So is Sharing Bar Soap Bad?

Cecil seems to imply that it is not but he’s not talking specifically about bar soap.

So how bad is it?

Also what is the worst thing that could come from sharing a bar of soap?

Where does he imply that sharing soap is bad?

You wouldn’t use the soap after me if you knew what I washed last.

Nowhere. I guess the sentence might be oddly worded. I said that he implies that it’s NOT bad.

I suppose it would depend on how conducive the surface of a bar of soap is to viruses and bacteria; I imagine it isn’t very.

How do you folks use your soap? Rubbing the bar against your body?

I don’t do that. I lather my hands up (just like lathering my hands when washing my hands), then set the soap down and apply the lather to the rest of my body. Yes, it takes iterations, but I am thoroughly rinsing my hands between applications of soap.

I would imagine that even if you rub the soap against your body parts, if you then rub the soap with your hands under the water stream you will remove any cooties.

Same here. Some people use a wash cloth even. I don’t do that but I do the hands lathering up and then put the soap wherever it needs to go.

That’s how I do it. Rub with the bar of soap until I am lathered up, then continue with just my hands. I can’t be the only one.

Uh oh. I foresee a debate with rage that burns greater than “Shoes off or on in the house” and “Toilet Paper: Over or Under?”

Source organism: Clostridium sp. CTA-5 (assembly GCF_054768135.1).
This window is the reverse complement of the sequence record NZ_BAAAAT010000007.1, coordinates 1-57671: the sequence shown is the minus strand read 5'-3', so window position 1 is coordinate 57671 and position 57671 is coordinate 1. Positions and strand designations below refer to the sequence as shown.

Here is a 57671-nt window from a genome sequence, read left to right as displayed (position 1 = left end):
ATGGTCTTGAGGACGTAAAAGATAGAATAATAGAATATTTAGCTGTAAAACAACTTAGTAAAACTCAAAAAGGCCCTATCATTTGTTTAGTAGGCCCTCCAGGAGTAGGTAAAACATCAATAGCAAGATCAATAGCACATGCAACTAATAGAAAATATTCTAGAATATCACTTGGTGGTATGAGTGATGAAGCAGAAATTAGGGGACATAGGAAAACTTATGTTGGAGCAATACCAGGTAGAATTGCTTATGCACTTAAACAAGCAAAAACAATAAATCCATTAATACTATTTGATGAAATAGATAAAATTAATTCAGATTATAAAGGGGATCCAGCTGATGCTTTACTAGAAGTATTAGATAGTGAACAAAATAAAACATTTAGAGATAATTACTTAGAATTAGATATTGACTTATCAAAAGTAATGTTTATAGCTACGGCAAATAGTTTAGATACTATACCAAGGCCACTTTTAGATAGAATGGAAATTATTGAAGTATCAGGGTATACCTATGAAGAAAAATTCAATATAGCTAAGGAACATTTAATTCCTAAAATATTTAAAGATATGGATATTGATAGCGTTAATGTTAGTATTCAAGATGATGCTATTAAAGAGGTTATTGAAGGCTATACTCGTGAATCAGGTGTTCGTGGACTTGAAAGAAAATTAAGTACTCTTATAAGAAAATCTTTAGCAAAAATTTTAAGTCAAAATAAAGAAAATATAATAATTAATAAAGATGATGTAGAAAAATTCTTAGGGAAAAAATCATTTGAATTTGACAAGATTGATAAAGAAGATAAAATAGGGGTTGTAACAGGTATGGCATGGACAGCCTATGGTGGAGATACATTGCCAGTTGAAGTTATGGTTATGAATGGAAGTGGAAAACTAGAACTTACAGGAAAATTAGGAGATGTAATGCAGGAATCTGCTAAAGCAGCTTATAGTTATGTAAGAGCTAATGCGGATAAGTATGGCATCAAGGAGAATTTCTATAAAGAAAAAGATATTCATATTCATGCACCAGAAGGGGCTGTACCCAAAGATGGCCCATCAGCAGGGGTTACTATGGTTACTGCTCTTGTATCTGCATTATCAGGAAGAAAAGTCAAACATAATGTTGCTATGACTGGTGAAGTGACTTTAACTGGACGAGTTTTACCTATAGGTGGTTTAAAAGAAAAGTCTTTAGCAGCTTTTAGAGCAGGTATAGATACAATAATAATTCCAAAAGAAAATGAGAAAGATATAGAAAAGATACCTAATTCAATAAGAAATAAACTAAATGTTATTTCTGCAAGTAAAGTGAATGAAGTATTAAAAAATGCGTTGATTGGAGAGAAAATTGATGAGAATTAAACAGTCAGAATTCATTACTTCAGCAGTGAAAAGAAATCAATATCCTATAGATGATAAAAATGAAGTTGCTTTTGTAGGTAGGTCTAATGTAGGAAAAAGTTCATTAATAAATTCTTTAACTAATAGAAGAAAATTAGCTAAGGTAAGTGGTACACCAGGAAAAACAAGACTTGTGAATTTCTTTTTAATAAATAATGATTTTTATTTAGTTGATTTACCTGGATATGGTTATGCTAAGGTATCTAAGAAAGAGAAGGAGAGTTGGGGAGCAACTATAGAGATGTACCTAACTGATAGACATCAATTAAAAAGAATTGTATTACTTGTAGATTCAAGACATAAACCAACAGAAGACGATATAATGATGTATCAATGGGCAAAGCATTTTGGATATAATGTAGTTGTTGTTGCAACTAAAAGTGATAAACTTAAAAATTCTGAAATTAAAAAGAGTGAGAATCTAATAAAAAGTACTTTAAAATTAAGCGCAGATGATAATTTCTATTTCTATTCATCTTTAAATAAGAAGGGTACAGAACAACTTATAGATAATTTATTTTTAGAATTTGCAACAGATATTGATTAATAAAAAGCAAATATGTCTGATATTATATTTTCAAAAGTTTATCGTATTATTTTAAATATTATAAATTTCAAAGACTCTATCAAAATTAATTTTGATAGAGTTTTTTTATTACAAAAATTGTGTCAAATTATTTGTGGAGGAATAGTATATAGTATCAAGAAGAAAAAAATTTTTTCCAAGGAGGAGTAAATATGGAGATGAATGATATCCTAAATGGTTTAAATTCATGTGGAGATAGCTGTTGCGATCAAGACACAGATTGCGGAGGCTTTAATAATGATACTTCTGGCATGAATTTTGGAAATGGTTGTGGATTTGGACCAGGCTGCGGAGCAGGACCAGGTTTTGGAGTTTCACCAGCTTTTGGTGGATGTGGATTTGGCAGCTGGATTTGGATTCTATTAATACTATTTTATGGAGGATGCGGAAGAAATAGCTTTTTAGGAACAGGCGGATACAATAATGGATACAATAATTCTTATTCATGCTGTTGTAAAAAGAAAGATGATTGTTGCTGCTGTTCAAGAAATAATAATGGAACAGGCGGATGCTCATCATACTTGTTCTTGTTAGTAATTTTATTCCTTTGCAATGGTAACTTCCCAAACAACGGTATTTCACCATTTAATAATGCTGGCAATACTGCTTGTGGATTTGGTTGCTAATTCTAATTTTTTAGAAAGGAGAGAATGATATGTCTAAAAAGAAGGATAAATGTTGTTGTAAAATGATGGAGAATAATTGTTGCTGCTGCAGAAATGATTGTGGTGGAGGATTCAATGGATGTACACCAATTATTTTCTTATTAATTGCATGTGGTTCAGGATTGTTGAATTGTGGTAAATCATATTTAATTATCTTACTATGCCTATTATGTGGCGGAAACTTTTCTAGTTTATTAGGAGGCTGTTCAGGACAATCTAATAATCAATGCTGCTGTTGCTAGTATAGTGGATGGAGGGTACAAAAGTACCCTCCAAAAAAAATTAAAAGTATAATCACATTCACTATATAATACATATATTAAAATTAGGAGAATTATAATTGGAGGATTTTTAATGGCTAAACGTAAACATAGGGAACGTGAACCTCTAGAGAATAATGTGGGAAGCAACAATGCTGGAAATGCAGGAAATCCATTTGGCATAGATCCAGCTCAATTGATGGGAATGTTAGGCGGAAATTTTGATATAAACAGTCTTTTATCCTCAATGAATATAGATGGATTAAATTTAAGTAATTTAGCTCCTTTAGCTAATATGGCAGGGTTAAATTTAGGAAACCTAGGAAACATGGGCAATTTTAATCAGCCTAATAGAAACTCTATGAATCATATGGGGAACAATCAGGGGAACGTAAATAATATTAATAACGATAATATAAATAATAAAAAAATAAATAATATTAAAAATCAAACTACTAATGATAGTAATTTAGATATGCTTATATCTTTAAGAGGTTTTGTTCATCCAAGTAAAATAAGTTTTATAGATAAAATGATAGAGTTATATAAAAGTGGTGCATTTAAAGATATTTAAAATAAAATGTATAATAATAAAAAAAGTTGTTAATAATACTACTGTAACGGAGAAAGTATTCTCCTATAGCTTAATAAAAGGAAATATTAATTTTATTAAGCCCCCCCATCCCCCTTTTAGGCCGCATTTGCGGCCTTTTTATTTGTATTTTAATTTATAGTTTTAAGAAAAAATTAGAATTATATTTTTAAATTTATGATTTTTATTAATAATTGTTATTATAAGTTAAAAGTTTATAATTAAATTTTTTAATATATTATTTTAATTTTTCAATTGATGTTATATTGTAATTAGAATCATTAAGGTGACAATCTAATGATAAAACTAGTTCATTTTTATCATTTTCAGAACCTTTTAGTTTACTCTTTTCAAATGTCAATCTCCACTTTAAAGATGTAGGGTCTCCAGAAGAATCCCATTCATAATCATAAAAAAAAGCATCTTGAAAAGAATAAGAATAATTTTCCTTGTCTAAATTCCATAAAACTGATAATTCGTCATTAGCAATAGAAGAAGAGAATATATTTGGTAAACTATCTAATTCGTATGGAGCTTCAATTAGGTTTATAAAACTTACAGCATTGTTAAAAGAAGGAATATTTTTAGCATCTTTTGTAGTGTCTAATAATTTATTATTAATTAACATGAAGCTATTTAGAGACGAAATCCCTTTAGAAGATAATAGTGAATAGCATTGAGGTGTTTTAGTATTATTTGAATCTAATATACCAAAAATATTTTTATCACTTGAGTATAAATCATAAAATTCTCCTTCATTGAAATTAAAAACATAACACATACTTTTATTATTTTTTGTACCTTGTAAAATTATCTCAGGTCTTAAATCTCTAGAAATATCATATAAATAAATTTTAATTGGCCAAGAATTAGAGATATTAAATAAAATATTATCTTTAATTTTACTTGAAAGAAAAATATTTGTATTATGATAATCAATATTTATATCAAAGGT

I rub the bar directly on the parts under attention, either my own or a another person’s.

But the article linked to above does not address the question - is there a chance of transmitting disease by first washing one smelly butt, and then your face?

I use the same bar of soap at the gym, for instance. The sequence is lather up, then rub the lathery bar on my face and ears, then neck, armpits, crotch, feet, and butt. So, if germs can live on soap, it is possible that I am transferring butt germs to my face. Is that a danger?


Of course.

You just rinse the soap when you’re done. You know the soap is clean when all the body hair is rinsed off - right?

Maybe. Life is full of risks. This isn’t one I’m going to lose sleep over.

I would hope not when the correct “answers” are so obvious. In order: off, over, and use a wash cloth (sponge, pouf, or whatever you prefer) or better yet switch to a liquid soap or body wash that can be shared without direct contact.


And also this (to all of the above mentioned debates).

Just wash the soap as the last step of your bath/shower.

You can wash it by rubbing it against your butt while it’s wet.

Well, that’s what sparked the argument. I don’t really care for using one of those gauze sponges with liquid soap but, apparently, bar soap will transfer “fungi and bacteria.” :rolleyes:

JOEY: Hey, why can’t we use the same toothbrush, but we can use the same soap?

CHANDLER: Because soap is soap. It’s self-cleaning.

JOEY: Alright, well next time you take a shower, think about the last thing I wash and the first thing you wash.

Is that official medical advice? :dubious:

I’ve never used a wash cloth*. I don’t get the aversion to touching yourself. Hands get lathered, hands apply lather, hands get rinsed. Repeat.

*Okay, I have upon occassion taken a “sink bath”, i.e. used water from the sink to rinse off without going full shower. Then I use a wash cloth. But in the shower, no.

I used a wash cloth, but it’s most definitely not due to an aversion to touching myself. It cleans easier. It’s abrasive. It’s much more satisfying. When I travel in Mexico, it’s uncommon for hotels to offer wash cloths (whereas in the USA and Europe, they’re always offered). When I’m forced to wash with only my hands, I feel like all I’m doing is coating myself with suds.

For me, it’s not an aversion to touching myself. I like that I can actually scrub with the washcloth. It’s kind of hard to do that with your hands, or a bar of soap alone.